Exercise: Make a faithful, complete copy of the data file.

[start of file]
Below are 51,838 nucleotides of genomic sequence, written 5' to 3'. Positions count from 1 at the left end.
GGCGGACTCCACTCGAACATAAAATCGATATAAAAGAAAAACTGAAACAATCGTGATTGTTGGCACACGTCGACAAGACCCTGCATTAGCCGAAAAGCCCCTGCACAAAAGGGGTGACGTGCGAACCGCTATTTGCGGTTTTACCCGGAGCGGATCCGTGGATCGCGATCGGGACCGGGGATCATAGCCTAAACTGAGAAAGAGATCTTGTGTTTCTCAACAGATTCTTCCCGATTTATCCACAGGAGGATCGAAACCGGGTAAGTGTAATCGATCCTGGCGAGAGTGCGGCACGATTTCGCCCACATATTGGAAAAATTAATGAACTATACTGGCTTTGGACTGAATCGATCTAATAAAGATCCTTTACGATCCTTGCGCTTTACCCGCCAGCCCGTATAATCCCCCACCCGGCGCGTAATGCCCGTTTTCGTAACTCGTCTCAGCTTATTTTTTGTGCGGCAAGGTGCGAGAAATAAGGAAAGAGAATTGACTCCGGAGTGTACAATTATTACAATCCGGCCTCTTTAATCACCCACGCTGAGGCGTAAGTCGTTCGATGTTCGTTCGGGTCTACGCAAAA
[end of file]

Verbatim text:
Below are 51,838 nucleotides of genomic sequence, written 5' to 3'. Positions count from 1 at the left end.
GGCGGACTCCACTCGAACATAAAATCGATATAAAAGAAAAACTGAAACAATCGTGATTGTTGGCACACGTCGACAAGACCCTGCATTAGCCGAAAAGCCCCTGCACAAAAGGGGTGACGTGCGAACCGCTATTTGCGGTTTTACCCGGAGCGGATCCGTGGATCGCGATCGGGACCGGGGATCATAGCCTAAACTGAGAAAGAGATCTTGTGTTTCTCAACAGATTCTTCCCGATTTATCCACAGGAGGATCGAAACCGGGTAAGTGTAATCGATCCTGGCGAGAGTGCGGCACGATTTCGCCCACATATTGGAAAAATTAATGAACTATACTGGCTTTGGACTGAATCGATCTAATAAAGATCCTTTACGATCCTTGCGCTTTACCCGCCAGCCCGTATAATCCCCCACCCGGCGCGTAATGCCCGTTTTCGTAACTCGTCTCAGCTTATTTTTTGTGCGGCAAGGTGCGAGAAATAAGGAAAGAGAATTGACTCCGGAGTGTACAATTATTACAATCCGGCCTCTTTAATCACCCACGCTGAGGCGTAAGTCGTTCGATGTTCGTTCGGGTCTACGCAAAA